A Chemists’ Guide to Skincare That Works
Stem cells and snail slime are not on the list
The amount of skin care options available to slather on your face is dizzying. There are lotions, serums, masks, oils, and acids as well as stem cells, snail slime, charcoal, and even diamonds. And with complicated ingredient lists, it can feel like you need a chemistry degree to purchase a basic moisturizer.
Navigating the $134.8 billion global skin care industry is made even more confusing because many dermatologists have skin in the game. They might be paid consultants for cosmetic companies, sell high-end nonprescription products at their private practices, or even have their own skin care lines they want to promote.
“If these products work so well, number one: You wouldn’t see dermatologists aging, and you do,” says New York-based dermatologist Dr. Fayne Frey, author of FryFace, a website aimed at demystifying skin care. “Number two: You wouldn’t see all my cosmetic dermatology friends offering laser treatments and peels,” she continues, because if the products worked well, doctors wouldn’t have to rely on more complex treatments.
So what do impartial cosmetic chemists and dermatologists like Frey recommend? And what’s overpriced junk that will just fill up your pores while emptying your wallet? Read on.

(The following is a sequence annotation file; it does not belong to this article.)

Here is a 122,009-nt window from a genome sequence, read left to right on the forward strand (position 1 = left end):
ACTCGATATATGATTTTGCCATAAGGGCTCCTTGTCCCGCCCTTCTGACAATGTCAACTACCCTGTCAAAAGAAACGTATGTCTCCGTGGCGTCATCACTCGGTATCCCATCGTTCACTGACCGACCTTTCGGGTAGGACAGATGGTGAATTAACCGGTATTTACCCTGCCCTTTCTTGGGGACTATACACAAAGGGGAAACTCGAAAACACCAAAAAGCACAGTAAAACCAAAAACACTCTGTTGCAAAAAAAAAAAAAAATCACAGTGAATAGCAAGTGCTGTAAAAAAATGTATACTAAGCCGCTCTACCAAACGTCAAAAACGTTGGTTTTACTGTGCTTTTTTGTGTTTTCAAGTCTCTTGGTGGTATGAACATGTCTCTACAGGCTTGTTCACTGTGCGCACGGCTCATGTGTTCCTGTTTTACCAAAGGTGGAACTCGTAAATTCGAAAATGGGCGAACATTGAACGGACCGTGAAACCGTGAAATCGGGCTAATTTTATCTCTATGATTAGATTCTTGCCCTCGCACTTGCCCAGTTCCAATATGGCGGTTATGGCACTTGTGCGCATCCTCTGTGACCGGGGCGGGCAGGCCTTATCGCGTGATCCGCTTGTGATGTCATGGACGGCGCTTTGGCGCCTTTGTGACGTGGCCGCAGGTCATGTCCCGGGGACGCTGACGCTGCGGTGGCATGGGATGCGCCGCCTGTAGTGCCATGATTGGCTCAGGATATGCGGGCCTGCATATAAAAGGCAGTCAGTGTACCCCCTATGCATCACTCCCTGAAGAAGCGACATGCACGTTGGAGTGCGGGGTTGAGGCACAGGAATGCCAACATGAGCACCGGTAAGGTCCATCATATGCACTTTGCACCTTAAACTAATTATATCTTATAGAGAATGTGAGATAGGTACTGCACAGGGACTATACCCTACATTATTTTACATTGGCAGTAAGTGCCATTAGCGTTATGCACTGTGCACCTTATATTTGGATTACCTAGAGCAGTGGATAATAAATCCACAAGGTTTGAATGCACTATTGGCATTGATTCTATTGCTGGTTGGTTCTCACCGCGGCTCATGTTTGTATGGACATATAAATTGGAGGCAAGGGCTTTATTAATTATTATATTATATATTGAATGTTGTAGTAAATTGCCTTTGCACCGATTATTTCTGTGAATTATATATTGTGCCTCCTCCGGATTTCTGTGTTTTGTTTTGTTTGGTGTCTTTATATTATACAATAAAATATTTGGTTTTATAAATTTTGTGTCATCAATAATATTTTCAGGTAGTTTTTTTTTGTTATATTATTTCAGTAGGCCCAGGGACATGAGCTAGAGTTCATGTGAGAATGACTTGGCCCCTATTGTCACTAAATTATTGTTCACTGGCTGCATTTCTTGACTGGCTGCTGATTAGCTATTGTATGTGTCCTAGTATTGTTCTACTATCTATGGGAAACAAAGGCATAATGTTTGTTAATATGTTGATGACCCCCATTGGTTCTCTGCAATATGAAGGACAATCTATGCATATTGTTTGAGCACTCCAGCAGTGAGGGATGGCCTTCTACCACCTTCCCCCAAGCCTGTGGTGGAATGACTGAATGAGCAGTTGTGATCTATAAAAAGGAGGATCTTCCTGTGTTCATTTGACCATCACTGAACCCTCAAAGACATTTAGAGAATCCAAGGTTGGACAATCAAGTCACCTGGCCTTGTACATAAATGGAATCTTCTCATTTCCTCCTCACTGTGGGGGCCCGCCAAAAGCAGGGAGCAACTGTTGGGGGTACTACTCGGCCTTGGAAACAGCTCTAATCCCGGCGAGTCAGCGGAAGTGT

The three basic tenets of skin care remain the same: Wash your face, use sunscreen during the day, and apply a moisturizer at night. But if you’re looking to go beyond the basics, it helps to have a little insider knowledge about the industry. Every skin care product you can buy online or at a drugstore is technically a cosmetic, meaning it could potentially change the appearance of your skin, but it cannot, by definition, change the skin cells themselves. Only drugs approved by the Food and Drug Administration (FDA) are allowed to alter the structure or function of your skin.
“Anything that’s regulated as a drug is going to have the most evidence behind it,” says Michelle Wong, a PhD chemist and science educator who moonlights as the beauty blogger Lab Muffin. (Wong is not affiliated with any brands, although she does occasionally receive free product samples and writes sponsored posts. She takes special…